A state law shielding hogs from inhumane treatment may face the chopping block in a coming Supreme Court case. It’s sad news, but it could teach animal welfare advocates a valuable lesson about effective advocacy.

In October, the Supreme Court heard oral arguments in National Pork Producers v. Ross. The case centers on Proposition 12, a California state law prohibiting the sale of pork products from animals raised in “inhumane” conditions. While Prop 12 includes provisions for many animals, the regulation requires a minimum cage size for the breeding sow that’s higher than national industry standards before pork products can be sold in California.

National Pork Producers v. Ross will test whether the entire pork industry in America can be subject to California’s regulations. And the prospects for Prop 12 are bleak. The National Pork Producers Council claims this law violates the dormant commerce clause, which prohibits states from enacting laws against interstate commerce.

They have a point. Prop 12 stands on shaky constitutional ground. It is likely the court will strike down the law.

That’s a shame, as Prop 12’s original goal — the protection of the welfare of pigs in the agricultural industry — is noble. Pigs are highly intelligent and comparably intelligent to the pet dogs we love. Yet, in the commercial agriculture industry, they often lack adequate conditions for living a healthy life. They are often kept in indoor Concentrated Animal Feeding Operations, which restrict their movement, overcrowd their facilities, and lead to pain, discomfort and reduced health.

Additionally, sows are kept in gestational feeding cages where they can barely stand or engage in normal behaviors.

On top of animal welfare concerns, the hog farms that Prop 12 would restrict have been linked to environmental and human harm, including increased mortality, respiratory illnesses, air pollution and water pollution. These conditions have led to a political and legal battle over pig farming in eastern North Carolina, and the industry has responded with “ag-gag” laws in the state preventing watchdogs from documenting these conditions (which has since been ruled unconstitutional). Similar battles over hog farms are continuing in states like Iowa and Minnesota, where much of the country’s pork is produced.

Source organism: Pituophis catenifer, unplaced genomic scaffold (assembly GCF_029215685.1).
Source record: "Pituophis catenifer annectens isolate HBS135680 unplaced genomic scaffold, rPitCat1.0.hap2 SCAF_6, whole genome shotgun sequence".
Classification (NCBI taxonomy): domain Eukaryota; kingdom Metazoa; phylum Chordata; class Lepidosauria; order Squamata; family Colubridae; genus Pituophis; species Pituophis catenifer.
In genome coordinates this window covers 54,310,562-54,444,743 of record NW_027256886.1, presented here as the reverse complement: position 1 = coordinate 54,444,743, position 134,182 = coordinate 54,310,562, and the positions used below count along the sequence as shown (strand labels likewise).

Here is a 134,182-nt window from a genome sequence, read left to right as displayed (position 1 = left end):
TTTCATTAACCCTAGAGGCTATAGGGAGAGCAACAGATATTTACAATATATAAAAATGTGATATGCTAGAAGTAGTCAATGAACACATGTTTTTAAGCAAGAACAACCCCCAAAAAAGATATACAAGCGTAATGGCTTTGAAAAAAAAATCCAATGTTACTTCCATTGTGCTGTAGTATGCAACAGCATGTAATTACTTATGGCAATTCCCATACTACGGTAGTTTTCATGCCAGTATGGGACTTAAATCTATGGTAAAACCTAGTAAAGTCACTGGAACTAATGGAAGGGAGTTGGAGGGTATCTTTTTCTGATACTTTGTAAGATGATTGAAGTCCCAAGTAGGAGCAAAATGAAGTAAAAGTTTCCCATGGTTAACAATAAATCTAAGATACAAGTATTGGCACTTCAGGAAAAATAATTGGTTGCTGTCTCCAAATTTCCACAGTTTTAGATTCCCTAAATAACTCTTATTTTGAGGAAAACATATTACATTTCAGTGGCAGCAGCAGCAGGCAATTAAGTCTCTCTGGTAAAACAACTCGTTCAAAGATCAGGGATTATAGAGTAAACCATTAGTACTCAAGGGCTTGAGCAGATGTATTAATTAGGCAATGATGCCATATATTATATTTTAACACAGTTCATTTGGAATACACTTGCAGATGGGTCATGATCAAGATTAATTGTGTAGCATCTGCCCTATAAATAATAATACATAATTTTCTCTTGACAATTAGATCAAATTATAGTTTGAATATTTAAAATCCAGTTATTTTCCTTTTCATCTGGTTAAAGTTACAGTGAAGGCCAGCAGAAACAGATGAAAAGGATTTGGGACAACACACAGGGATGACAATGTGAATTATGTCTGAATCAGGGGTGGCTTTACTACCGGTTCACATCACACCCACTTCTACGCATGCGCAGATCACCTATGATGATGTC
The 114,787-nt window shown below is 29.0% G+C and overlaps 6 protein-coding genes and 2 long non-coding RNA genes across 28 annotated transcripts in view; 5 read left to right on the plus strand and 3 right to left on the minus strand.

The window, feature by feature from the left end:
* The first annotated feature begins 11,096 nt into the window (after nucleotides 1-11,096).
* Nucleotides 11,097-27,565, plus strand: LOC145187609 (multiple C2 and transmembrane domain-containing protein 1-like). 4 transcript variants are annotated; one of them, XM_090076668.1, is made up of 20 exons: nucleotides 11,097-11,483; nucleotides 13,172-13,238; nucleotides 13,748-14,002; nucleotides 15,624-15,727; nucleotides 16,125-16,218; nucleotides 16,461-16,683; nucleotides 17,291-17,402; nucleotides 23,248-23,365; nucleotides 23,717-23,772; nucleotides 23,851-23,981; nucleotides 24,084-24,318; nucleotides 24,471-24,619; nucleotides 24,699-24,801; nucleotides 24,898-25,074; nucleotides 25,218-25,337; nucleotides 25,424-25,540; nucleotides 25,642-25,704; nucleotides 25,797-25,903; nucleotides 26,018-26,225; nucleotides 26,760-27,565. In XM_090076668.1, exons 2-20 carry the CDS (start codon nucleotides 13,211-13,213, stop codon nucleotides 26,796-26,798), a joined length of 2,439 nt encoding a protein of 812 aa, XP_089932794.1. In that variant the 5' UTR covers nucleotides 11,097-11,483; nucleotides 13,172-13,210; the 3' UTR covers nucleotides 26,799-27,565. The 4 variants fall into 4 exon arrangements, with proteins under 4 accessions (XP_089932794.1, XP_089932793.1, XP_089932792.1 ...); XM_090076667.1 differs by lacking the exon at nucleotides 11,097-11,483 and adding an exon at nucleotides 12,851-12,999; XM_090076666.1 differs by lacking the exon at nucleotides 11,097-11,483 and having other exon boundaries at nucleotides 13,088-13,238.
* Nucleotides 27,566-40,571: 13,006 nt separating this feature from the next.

Yet the noble intentions of a new law mean little if it can’t hold up under constitutional scrutiny. While the outcome of the Supreme Court case is unclear, several justices seemed concerned about the implications of the California law for interstate commerce. During oral arguments, Justice Amy Coney Barrett hypothesized that Prop 12 could open the door to a slew of discriminatory trade policies between states. That doesn’t bode well for Prop 12.

If the animal welfare advocates who conceived of this legislation want to make a difference, they need to think outside the pen. The goal of animal welfare advocacy is often regulatory: to get laws passed that protect animals’ lives and welfare. But this approach undersells government subsidies’ role in funding these terrible conditions. Rather than risk the welfare of these animals on constitutionally shaky legislation, welfare advocates should push for removing the government subsidies that disproportionately benefit the livestock industry over their competitors.

To avoid constitutional concerns, California and welfare advocates should shift their focus away from passing regulations and toward eliminating subsidies that fund problem farms and turn a blind eye to animal abuse. The hog industry was one of the largest beneficiaries of the Coronavirus Food Assistance Program of 2020, receiving $612 million in subsidies in one year. In total, in 2020, the government gave $1.2 billion to the pork industry without concern for animal welfare or environmental effects.

These subsidies for livestock are not just a 2020 fluke. This is a policy decision by the government to support the animal agricultural industries over other alternatives. This policy to maintain the meat industry’s status quo costs taxpayers big time — $50 billion a year. Meanwhile, plant-based options and cell-based meat technologies receive only a small fraction of this funding, despite their smaller environmental, health and welfare tolls.

Rather than pick difficult, constitutionally questionable battles, animal welfare advocates should focus their efforts on removing the existing subsidies for animal agriculture industries (including pork) while advocating for increased research and development funding to improve alternatives to meat products, as well as tying any federal subsidies for the meat industry to specific ethical standards being met.

Doing so would prevent these messy legal battles while addressing the unfair playing field the government has created for plant-based and cell-based meat alternatives.